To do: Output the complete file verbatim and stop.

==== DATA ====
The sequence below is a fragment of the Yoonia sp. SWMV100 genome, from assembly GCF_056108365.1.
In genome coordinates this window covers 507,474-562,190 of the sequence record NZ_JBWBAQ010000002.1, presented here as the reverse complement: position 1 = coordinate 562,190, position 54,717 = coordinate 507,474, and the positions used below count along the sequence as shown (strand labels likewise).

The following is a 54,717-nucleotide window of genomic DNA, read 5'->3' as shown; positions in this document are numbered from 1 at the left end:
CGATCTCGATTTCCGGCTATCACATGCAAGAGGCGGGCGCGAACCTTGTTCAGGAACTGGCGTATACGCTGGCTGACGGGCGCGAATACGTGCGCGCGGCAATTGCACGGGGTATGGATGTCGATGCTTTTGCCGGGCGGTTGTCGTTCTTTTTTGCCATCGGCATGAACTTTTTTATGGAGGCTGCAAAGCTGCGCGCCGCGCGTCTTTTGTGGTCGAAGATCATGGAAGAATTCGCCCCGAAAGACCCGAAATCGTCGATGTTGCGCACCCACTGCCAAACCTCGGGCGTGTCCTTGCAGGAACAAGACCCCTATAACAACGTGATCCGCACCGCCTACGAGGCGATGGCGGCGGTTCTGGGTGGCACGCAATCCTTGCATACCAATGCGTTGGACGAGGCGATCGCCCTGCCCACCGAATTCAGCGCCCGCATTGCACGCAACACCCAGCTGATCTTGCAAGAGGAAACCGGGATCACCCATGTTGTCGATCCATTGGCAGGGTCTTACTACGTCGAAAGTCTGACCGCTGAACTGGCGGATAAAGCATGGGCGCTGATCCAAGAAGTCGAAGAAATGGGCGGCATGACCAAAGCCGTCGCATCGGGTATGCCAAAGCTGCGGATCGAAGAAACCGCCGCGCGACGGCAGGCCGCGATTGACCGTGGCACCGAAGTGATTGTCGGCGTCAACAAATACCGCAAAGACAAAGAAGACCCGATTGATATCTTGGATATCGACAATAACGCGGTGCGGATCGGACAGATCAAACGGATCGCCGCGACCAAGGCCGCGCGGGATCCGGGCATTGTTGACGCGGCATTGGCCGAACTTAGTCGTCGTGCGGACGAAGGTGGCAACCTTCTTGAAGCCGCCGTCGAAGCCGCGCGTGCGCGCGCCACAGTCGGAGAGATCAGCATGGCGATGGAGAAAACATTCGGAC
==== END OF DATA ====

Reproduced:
The sequence below is a fragment of the Yoonia sp. SWMV100 genome, from assembly GCF_056108365.1.
In genome coordinates this window covers 507,474-562,190 of the sequence record NZ_JBWBAQ010000002.1, presented here as the reverse complement: position 1 = coordinate 562,190, position 54,717 = coordinate 507,474, and the positions used below count along the sequence as shown (strand labels likewise).

The following is a 54,717-nucleotide window of genomic DNA, read 5'->3' as shown; positions in this document are numbered from 1 at the left end:
CGATCTCGATTTCCGGCTATCACATGCAAGAGGCGGGCGCGAACCTTGTTCAGGAACTGGCGTATACGCTGGCTGACGGGCGCGAATACGTGCGCGCGGCAATTGCACGGGGTATGGATGTCGATGCTTTTGCCGGGCGGTTGTCGTTCTTTTTTGCCATCGGCATGAACTTTTTTATGGAGGCTGCAAAGCTGCGCGCCGCGCGTCTTTTGTGGTCGAAGATCATGGAAGAATTCGCCCCGAAAGACCCGAAATCGTCGATGTTGCGCACCCACTGCCAAACCTCGGGCGTGTCCTTGCAGGAACAAGACCCCTATAACAACGTGATCCGCACCGCCTACGAGGCGATGGCGGCGGTTCTGGGTGGCACGCAATCCTTGCATACCAATGCGTTGGACGAGGCGATCGCCCTGCCCACCGAATTCAGCGCCCGCATTGCACGCAACACCCAGCTGATCTTGCAAGAGGAAACCGGGATCACCCATGTTGTCGATCCATTGGCAGGGTCTTACTACGTCGAAAGTCTGACCGCTGAACTGGCGGATAAAGCATGGGCGCTGATCCAAGAAGTCGAAGAAATGGGCGGCATGACCAAAGCCGTCGCATCGGGTATGCCAAAGCTGCGGATCGAAGAAACCGCCGCGCGACGGCAGGCCGCGATTGACCGTGGCACCGAAGTGATTGTCGGCGTCAACAAATACCGCAAAGACAAAGAAGACCCGATTGATATCTTGGATATCGACAATAACGCGGTGCGGATCGGACAGATCAAACGGATCGCCGCGACCAAGGCCGCGCGGGATCCGGGCATTGTTGACGCGGCATTGGCCGAACTTAGTCGTCGTGCGGACGAAGGTGGCAACCTTCTTGAAGCCGCCGTCGAAGCCGCGCGTGCGCGCGCCACAGTCGGAGAGATCAGCATGGCGATGGAGAAAACATTCGGAC